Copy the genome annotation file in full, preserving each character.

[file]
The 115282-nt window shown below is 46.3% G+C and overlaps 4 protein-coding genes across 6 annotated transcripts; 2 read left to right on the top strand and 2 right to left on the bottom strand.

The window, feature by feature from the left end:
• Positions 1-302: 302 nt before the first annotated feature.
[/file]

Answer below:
The 115282-nt window shown below is 46.3% G+C and overlaps 4 protein-coding genes across 6 annotated transcripts; 2 read left to right on the top strand and 2 right to left on the bottom strand.

The window, feature by feature from the left end:
• Positions 1-302: 302 nt before the first annotated feature.